Double Line bred (sp.??)

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FLJoe

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I have a reg. Beefmaster calf due in the next week or so. The dam is a granddaughter of Levi. The sire is also a grandson of Levi. Different parents of course. I think this is called double line or line breeding? Are there any drawbacks or dangers with this? If we have a heifer, I plan on keeping her and breeding her to my Beefmaster bull who is out of Country Western lines. That is, if she has no health issues. Any thoughts would be great!
 

TheBullLady

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If they are grand - siblings, you're probably okay. We see a lot of that in the Brahman breed. I would stay away from that line when you breed the heifer (if you get one)

The biggest drawback of linebreeding is that you run the risk of getting double the bad qualities as well as the good.
 

Running Arrow Bill

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Selective linebreeding can work for you as well as not work. Can accentuate the positive (or negative). Avoid father/daughter, mother/son, brother/sister. Go back a minimum of one generation for linebreeding. "incest" breeding increases chances of "defective" offspring considerably.
 

ollie

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What would you conseder incest? I think that is a term reserved for the human race.
 

txshowmom

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While its a good idea to avoid moth/father breeding in cattle. One generation should not be effected but I would not breed back a third generation.
 

Larry Sansom

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FLJoe":518lyz5p said:
I have a reg. Beefmaster calf due in the next week or so. The dam is a granddaughter of Levi. The sire is also a grandson of Levi. Different parents of course. I think this is called double line or line breeding? Are there any drawbacks or dangers with this? If we have a heifer, I plan on keeping her and breeding her to my Beefmaster bull who is out of Country Western lines. That is, if she has no health issues. Any thoughts would be great!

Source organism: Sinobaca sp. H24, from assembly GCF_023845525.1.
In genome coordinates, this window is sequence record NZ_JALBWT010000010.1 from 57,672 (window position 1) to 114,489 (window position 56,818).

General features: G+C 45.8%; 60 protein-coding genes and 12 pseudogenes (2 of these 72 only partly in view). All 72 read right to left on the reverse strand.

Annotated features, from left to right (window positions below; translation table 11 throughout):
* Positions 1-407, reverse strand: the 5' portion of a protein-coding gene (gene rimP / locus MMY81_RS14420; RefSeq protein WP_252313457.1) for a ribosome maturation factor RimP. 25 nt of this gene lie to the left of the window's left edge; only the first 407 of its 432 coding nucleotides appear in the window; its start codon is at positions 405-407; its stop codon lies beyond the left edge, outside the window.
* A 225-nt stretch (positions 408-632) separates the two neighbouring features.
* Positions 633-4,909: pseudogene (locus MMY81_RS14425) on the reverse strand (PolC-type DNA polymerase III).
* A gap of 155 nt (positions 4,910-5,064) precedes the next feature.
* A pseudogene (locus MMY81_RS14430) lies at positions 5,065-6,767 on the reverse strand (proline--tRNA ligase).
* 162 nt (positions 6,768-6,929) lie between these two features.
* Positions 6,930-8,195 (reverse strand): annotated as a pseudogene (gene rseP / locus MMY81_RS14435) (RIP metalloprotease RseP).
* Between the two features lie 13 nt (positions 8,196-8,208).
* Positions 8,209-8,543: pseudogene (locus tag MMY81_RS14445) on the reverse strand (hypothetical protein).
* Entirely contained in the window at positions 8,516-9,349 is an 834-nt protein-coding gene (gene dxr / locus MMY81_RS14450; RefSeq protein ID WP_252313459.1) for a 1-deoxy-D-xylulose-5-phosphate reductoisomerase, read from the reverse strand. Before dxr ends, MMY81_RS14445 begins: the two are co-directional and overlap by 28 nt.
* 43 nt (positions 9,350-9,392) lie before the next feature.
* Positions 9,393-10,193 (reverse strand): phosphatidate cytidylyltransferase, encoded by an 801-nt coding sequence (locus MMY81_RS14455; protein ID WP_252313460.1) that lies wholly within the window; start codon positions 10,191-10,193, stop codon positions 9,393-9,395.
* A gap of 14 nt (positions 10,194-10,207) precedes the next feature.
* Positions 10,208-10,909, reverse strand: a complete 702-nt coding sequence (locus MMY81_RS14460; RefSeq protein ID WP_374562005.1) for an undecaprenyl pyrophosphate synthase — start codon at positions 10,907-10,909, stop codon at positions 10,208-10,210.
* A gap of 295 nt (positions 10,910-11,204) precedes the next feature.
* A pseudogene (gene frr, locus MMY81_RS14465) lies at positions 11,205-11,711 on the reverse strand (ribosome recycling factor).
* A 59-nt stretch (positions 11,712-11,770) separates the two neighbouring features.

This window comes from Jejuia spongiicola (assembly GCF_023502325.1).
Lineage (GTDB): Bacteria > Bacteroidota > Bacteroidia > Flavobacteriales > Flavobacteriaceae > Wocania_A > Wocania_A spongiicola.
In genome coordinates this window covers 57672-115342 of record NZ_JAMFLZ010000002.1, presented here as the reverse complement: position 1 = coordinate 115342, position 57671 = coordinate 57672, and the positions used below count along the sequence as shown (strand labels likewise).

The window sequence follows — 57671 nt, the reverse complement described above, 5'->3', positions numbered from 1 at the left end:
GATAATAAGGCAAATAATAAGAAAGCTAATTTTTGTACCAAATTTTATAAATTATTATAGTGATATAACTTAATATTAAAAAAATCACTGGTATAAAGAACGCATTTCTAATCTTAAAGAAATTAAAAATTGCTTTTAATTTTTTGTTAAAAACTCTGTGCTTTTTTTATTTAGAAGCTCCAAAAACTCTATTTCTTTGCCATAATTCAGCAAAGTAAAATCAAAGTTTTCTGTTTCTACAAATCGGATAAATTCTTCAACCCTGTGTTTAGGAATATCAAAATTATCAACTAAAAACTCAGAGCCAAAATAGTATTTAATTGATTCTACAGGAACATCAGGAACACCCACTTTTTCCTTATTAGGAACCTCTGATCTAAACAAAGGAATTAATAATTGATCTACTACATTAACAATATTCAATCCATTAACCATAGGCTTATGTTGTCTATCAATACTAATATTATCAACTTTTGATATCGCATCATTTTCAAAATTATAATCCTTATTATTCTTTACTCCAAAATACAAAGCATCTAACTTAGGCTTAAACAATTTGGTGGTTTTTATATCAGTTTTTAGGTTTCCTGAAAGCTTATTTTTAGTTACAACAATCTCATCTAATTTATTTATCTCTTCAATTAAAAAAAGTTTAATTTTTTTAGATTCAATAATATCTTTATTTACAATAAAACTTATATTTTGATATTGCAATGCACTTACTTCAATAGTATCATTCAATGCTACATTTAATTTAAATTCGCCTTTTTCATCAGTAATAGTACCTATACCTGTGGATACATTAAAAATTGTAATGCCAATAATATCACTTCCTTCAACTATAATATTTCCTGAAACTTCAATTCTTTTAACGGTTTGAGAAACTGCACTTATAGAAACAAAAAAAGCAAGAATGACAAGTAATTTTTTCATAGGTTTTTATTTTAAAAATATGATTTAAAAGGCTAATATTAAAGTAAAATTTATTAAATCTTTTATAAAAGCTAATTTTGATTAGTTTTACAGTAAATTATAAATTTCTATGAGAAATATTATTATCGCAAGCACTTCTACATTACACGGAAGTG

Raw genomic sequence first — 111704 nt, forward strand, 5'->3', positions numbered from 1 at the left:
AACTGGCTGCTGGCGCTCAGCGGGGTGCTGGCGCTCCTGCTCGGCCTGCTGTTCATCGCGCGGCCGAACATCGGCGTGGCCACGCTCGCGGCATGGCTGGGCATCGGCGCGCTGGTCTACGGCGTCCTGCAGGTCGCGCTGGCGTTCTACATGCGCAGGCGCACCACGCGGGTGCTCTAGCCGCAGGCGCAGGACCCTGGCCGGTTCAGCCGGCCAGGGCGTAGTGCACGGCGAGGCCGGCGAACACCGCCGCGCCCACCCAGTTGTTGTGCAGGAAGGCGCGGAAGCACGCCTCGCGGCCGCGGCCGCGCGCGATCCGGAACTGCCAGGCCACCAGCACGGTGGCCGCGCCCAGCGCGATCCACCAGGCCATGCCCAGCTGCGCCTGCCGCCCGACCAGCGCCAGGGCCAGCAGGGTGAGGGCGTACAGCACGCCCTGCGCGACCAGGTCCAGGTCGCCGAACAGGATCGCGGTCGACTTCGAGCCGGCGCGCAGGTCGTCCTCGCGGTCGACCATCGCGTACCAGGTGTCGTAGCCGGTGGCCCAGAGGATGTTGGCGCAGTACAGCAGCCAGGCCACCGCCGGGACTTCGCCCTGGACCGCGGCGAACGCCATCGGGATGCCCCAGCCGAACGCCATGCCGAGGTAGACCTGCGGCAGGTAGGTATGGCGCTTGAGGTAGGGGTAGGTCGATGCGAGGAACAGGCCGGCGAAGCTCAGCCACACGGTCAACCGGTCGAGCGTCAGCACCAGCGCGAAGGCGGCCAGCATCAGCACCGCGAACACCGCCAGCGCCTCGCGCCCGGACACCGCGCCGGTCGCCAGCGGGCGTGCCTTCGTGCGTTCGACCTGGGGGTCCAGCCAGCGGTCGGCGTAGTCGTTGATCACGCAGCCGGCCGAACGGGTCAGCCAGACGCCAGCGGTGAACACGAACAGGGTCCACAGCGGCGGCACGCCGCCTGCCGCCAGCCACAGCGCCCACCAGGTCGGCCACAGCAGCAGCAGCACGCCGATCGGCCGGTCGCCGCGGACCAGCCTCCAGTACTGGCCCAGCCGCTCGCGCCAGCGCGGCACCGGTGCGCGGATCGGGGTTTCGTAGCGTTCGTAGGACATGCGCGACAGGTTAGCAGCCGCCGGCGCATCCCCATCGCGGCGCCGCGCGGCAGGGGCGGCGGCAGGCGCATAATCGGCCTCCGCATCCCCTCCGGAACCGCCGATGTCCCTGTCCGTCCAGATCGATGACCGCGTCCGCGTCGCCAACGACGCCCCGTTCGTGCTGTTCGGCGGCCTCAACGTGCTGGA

As mentioned above, linebreeding will lock in the good and the bad traits, so make sure you like all the traits of the bull you are linebreeding. The best book out there ever is "The Basis of Linebreeding" by Jim Lents ([email protected]) Jim's book starts with the biblical explaination of linebreeding, then gives a very good example by example of linebreeding. The basic rule is to never have over 50% of any one animal in the pedigree. Example 50% sire X 50 % Dam . This allows for half brother, half sister mating ( grand sire of the resulting calf is 25% times 2 for 50%). I do not know much of your breed - but if you like the calf - keep her and you will probably get good calves from most any other sire on her.
 

greenwillowherefords

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When someone like Coopers or Holdens, to use an example I know about in the Hereford breed, has proven a line-bred group of cattle for years, they have usually been successful. The key is to cull very hard against the undesirable traits. Linebred animals really give a genetic boost when out-crossed.
One reason for sire-daughter matings is to check a bull that will be marketed AI for weaknesses, for they will show up if there are any. Gary Witherspoon told me of a Prospector bull that was mated to over 100 of his own daughters, never producing a single defect. That would be a bull to rely on!
 

txshowmom

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txshowmom wrote:
While its a good idea to avoid moth/father breeding in cattle.


How ya'll come across calves?

_________________

Oops I meant to say father/daughter
 

dcara

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I've heard that before AI, father/daughter breeding was how they checked the bulls genetics since flaws were much more easily seen in the calves from this breeding
 

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